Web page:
Sub-Saharan Africa is desperately short of power and roughly 620 million Africans
live without a reliable source of electricity.
Africa’s population is expected to double by 2050
and the demand for clean energy has never been greater, says Caroline Kende-Robb, executive director, Africa Progress Panel
She believes the continent could soon become a renewables superpower, and that it can leapfrog carbon-centered energy systems and go straight to renewables.
“Because what we see is that Africa has got the advantage of coming in now without the heavy old systems that a lot of other countries and regions have,” says Kende-Robb.
“It can proceed with speed and it can use the newest types of technology.”
And soon, other parts of the world will look to Africa for expertise when it comes to renewables and energy, adds Kende-Robb.
“It’s just mind blowing,” she says. “So many innovations happening all over the place. It’s a completely new way of designing cities.”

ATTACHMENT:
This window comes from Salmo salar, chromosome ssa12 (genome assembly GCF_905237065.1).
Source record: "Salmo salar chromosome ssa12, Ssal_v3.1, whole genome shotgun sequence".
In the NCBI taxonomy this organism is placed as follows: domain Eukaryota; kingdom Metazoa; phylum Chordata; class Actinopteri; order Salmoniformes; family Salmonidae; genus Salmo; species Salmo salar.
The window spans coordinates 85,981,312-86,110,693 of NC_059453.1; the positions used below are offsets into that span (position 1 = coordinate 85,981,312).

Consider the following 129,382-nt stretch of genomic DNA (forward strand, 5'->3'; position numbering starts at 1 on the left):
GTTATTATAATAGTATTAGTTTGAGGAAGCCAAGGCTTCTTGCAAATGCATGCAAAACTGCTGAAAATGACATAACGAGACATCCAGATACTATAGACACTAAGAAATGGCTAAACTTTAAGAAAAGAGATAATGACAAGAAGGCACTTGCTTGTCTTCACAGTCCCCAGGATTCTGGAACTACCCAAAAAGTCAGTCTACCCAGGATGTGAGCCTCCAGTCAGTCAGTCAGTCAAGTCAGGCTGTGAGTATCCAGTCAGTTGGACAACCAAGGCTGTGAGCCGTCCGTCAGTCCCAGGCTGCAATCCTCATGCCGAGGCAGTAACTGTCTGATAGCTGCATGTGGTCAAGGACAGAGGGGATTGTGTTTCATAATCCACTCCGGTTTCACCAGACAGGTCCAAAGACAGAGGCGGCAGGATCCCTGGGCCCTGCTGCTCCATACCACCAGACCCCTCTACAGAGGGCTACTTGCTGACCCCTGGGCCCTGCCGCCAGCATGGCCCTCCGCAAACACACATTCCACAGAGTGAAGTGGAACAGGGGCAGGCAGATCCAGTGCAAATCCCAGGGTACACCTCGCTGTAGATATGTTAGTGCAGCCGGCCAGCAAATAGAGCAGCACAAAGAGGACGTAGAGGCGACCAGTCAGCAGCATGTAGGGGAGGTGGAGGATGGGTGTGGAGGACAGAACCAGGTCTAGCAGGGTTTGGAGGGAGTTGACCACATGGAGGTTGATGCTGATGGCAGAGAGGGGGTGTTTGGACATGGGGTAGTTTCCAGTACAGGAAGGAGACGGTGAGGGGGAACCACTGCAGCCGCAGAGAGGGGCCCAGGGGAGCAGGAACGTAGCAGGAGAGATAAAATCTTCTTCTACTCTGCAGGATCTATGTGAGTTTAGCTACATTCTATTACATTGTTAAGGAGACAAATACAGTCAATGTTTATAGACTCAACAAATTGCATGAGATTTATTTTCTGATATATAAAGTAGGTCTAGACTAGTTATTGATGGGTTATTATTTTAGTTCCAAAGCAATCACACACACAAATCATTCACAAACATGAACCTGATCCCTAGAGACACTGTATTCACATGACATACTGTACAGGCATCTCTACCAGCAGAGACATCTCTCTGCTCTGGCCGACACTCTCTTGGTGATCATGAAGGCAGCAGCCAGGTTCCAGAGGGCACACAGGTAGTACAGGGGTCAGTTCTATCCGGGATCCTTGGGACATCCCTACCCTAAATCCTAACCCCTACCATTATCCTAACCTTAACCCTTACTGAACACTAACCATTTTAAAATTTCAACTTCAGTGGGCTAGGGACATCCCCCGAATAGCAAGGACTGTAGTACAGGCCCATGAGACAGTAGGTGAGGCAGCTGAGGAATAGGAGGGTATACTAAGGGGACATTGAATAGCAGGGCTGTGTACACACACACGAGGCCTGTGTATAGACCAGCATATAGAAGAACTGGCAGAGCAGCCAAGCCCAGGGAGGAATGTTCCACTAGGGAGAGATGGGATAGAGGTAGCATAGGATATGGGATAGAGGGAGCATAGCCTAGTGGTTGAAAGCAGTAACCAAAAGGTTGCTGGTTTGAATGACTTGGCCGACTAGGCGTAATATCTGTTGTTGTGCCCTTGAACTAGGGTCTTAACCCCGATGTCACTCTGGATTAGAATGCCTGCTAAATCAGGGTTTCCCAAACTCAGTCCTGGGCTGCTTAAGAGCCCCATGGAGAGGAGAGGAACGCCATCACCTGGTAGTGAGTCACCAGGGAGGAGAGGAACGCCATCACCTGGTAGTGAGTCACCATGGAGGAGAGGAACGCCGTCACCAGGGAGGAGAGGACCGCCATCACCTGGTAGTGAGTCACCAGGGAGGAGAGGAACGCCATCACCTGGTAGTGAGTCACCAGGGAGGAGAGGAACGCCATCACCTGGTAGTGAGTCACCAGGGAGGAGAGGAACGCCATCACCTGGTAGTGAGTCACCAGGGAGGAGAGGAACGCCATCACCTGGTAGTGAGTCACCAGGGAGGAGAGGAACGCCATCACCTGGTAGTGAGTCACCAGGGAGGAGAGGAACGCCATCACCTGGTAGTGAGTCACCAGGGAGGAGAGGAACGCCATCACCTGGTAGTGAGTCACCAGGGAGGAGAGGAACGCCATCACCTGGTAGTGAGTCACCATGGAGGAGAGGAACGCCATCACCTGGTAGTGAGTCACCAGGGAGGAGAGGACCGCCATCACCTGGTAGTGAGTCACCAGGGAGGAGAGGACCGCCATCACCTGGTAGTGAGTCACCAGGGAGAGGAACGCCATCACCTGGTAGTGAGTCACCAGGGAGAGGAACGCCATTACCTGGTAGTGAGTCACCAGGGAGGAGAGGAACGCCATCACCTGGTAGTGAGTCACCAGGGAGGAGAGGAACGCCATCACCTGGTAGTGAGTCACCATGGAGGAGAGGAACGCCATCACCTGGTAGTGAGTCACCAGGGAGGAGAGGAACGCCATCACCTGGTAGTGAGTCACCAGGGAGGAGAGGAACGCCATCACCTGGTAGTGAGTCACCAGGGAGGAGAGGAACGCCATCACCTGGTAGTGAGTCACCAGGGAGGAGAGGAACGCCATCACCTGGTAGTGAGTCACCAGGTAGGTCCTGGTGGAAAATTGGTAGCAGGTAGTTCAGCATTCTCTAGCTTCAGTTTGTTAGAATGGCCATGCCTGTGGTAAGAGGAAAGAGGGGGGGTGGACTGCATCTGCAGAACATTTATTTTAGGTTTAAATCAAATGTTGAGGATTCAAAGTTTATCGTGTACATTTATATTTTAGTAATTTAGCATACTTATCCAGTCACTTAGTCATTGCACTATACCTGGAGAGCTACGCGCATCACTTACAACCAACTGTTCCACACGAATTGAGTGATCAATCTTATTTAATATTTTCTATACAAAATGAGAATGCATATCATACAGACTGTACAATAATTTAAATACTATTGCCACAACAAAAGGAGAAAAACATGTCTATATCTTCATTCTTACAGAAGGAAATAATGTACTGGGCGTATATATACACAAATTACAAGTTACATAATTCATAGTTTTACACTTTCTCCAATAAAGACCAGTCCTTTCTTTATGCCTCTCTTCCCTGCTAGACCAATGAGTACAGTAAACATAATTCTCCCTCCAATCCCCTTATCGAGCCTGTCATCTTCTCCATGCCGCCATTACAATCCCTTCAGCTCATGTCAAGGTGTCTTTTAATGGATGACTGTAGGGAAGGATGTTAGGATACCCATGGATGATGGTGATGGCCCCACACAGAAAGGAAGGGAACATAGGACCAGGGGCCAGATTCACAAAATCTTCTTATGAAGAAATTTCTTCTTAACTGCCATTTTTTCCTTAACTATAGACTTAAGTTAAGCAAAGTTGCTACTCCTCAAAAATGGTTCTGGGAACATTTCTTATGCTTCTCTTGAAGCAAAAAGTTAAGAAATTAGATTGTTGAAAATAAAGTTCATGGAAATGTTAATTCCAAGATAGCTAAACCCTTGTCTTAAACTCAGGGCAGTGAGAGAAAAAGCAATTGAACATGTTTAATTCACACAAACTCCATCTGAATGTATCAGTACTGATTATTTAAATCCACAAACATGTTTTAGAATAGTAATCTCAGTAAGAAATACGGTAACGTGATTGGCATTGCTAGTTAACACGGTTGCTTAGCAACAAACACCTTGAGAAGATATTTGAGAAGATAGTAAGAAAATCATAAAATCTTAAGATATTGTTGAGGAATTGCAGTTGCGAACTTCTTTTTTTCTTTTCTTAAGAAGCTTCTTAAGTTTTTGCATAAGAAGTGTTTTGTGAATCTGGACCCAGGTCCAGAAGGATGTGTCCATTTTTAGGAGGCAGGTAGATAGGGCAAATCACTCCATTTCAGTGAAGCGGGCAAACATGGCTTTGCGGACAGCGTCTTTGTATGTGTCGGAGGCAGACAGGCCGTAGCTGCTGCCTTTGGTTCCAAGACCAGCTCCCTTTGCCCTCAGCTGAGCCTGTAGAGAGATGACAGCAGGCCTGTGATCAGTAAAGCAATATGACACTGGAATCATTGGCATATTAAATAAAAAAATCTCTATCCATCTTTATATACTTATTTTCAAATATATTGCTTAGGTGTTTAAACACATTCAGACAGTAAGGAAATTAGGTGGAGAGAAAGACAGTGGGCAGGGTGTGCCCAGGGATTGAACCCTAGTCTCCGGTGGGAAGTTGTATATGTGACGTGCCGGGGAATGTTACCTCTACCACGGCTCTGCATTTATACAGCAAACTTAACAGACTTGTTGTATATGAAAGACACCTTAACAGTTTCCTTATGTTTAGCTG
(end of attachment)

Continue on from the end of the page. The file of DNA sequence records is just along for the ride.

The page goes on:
It is also a question of public health. Many Africans rely on cooking with wood and charcoal, making indoor pollution a big issue — 600,000 people
in sub-Saharan Africa die every year from indoor pollution.
Most investment goes to large-scale plants, and to hydropower in particular, but small solar power initiatives are also gaining ground — an estimated 5 per cent
of households in sub-Saharan Africa now use some form of solar lighting, compared with 1 per cent in 2009.
Huge demand for affordable energy